OUR LAWN wouldn’t win any prizes either as immaculate turf or as a wild flower meadow but wild flowers, weeds and garden escapes manage to find micro-habitats within the 40 square yard south-east-facing slope where they can take hold. On the worn route to the garden path by the shed, on the shadier side of the lawn, there’s a patch of White or Dutch Clover, Trifolium repens; the most luxuriant growth of moss amongst the grasses is in a flattish area near the middle of the lawn and Dog Daisy, Chrysanthemum leucanthemum, has crept in from where it originally grew in the flower border.
Orange Hawkweed, Pilosella hieracoides, also known as Hen-and-Chickens or Fox-and-Cubs because of the way the unopened buds group around the flowers, grows at the top end of the lawn near the patio, where it’s drier and sunnier. It’s a naturalised hawkweed that grows in grassy and waste places. As it spreads by underground rhizomes and can become a weed, I had better remove the few plants that have become established during this dry summer before it takes over.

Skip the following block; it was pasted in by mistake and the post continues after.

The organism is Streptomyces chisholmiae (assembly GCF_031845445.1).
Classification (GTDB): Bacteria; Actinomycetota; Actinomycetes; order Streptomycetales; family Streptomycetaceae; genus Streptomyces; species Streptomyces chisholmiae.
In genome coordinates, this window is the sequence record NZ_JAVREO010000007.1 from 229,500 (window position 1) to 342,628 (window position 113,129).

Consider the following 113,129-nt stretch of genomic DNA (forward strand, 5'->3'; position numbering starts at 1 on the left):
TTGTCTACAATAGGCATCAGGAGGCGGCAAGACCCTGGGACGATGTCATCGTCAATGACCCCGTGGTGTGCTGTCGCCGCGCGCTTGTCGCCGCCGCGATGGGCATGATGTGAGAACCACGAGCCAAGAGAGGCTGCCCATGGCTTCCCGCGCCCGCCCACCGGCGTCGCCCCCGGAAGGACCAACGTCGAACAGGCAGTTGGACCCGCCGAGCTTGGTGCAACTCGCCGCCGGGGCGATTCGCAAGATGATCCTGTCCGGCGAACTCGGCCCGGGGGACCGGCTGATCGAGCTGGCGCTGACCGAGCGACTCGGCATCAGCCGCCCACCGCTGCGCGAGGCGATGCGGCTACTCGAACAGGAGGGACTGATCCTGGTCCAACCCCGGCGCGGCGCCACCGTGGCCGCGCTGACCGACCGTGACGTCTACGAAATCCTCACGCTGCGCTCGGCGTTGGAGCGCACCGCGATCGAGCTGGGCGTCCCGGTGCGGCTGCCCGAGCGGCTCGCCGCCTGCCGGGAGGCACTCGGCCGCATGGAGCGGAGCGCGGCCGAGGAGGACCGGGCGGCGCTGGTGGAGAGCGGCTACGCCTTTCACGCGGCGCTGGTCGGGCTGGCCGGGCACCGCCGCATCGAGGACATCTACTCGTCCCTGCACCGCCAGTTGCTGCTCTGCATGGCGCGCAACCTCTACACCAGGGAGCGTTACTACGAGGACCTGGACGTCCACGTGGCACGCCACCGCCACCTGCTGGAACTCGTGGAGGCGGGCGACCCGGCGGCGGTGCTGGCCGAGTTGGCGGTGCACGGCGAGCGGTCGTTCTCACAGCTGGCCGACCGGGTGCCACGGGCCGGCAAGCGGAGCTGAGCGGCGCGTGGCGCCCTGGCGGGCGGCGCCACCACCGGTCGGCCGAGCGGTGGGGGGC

Cherry Log Fungus
‘It looks as if someone has put a dollop of mashed potato on the log!’ says Ellie; this fungus is growing on a log – the trunk of a flowering cherry – that has been left as a makeshift bench at the corner of the car park at the Denby Dale Road entrance to Thornes Park (or to be more accurate, Holmfield Park).
I didn’t get chance to draw enough of it to identify it. Some kind of bracket fungus presumably, or possibly something similar to Dry Rot.
Ellie has asked me to come along to Thornes Park to film an interview about my booklet Walks in the Rhubarb Triangle. One of the walks starts here at the statue of rhubarb at the corner of the park. The fungus provided me with a subject to draw as I waited for the film crew to arrive.